Well, now we know why DC has been infuriatingly vague about what happens in Flash: The Fastest Man Alive #14-15. The answer: Nothing.
That’s right, nothing happens in issues #14-15 — because they don’t exist! In an interview with Newsarama, Mark Waid revealed that DC is canceling the current series after #13, and relaunching it this fall with #231, picking up the numbering from the previous series. To bridge the gap, they’re also releasing a special All Flash #1 in
And the plans have been in the works for almost a year. Given how closely everything is tied to Countdown, the JLA/JSA crossover, etc., DC knew going in that they weren’t going to pick up with #14, which means that the solicitations, the covers that they commissioned, and the retailer incentives were all a smokescreen to keep the relaunch under wraps.
Of course, why relaunch the book if you’re going to keep the same Flash?
On one hand, I think the new book was just hitting its stride, and Bart deserves his shot. On the other hand, Mark Waid on the Flash? And a 1-in-3 chance that it could be Wally? Where do I sign up?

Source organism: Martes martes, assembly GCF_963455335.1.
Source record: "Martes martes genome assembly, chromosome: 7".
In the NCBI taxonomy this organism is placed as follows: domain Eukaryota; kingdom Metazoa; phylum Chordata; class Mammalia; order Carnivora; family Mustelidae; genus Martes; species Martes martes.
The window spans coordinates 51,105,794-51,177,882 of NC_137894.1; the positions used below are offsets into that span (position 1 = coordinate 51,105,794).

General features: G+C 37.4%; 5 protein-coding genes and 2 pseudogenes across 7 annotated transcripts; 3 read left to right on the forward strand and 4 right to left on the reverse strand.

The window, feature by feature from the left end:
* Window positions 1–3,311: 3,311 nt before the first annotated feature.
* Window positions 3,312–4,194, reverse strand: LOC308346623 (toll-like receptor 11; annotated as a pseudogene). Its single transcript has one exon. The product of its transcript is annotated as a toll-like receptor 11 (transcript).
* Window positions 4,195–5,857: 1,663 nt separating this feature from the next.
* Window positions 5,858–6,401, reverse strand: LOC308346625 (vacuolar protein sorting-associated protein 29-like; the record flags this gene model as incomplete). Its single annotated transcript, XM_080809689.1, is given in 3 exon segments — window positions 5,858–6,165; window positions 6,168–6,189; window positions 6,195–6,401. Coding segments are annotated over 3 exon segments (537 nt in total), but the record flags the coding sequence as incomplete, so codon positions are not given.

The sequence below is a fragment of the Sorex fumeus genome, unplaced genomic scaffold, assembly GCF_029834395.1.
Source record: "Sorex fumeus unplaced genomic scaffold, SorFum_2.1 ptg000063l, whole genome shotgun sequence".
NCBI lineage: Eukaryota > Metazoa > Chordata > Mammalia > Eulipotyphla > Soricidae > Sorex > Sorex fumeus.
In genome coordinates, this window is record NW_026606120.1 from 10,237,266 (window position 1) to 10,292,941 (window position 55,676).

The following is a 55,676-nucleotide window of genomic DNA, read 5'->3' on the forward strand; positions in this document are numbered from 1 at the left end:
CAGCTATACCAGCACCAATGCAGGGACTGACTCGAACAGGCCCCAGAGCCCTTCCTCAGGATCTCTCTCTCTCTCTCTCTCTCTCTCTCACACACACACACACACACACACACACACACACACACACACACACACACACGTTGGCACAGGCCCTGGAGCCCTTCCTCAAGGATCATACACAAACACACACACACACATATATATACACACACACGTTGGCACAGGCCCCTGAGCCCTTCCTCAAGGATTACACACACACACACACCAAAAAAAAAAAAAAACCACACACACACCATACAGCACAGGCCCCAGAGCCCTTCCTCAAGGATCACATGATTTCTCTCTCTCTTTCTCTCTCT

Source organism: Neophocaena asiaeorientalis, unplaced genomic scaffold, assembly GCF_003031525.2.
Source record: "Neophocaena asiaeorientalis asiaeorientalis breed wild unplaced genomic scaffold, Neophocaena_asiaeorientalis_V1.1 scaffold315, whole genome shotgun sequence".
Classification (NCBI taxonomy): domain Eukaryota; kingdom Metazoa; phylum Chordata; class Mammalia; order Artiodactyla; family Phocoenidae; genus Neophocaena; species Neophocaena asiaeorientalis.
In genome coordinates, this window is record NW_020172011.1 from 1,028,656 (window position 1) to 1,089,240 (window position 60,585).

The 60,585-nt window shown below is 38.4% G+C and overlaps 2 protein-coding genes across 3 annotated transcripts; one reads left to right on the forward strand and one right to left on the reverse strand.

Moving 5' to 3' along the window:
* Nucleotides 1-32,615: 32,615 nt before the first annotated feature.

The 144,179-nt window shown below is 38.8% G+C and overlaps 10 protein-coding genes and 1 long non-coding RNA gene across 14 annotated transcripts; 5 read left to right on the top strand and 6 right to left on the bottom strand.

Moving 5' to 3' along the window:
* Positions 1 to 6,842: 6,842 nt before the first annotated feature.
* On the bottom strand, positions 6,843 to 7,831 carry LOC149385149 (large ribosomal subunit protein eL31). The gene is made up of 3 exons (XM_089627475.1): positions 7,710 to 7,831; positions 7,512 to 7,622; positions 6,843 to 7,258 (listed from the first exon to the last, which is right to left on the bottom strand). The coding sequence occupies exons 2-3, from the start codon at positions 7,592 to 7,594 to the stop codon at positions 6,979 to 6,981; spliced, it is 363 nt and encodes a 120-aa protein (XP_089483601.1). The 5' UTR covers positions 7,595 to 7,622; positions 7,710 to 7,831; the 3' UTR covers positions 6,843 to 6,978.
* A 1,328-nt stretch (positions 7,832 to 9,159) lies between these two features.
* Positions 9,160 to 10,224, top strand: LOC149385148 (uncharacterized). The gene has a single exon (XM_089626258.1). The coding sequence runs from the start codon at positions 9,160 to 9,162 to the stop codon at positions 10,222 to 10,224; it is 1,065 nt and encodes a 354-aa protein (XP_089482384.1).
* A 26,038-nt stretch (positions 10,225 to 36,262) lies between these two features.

My signing up will depend on if it’s the Waid from the first fifty or so issues of his Flash run, or Cobalt Blue Waid writing the book. But then again, I’m drifting away from comics altogether, so the fact that I’m considering it is a pretty big pull.
I am amused by one thing – the Bart Allen Flash book lasted one issue less than Mike Baron’s relaunch of Wally West. Baron wrote, by my count six stories – Vandal Savage, Kilg%re, Speed Demon, Red and Blue Trinity, Chunk, and Velocity-9 with Vandal Savage again. The new book managed what, two story-arcs (with maybe a single issue story thrown in the middle)?
Baron also had the advantage that he (appropriately enough) hit the ground running. Instead of pausing to tell an origin story, he started with Wally as the Flash, spent the first issue introducing him in that role and jumped right into a story.
Decompressed storytelling can work, even with a guy whose claim to fame is that he’s really fast (see “Wonderland,” for instance—and, in retrospect, “Ignition” works quite well, though it was excruciatingly slow one month at a time), but it’s not a good choice for a series launch.
I suspect if they’d made “Lightning in a Bottle” 3 issues instead of 6, and had ended the first issue with Bart putting on the costume (which, IIRC, happened at the end of the second issue), the fan response would have been much more positive.
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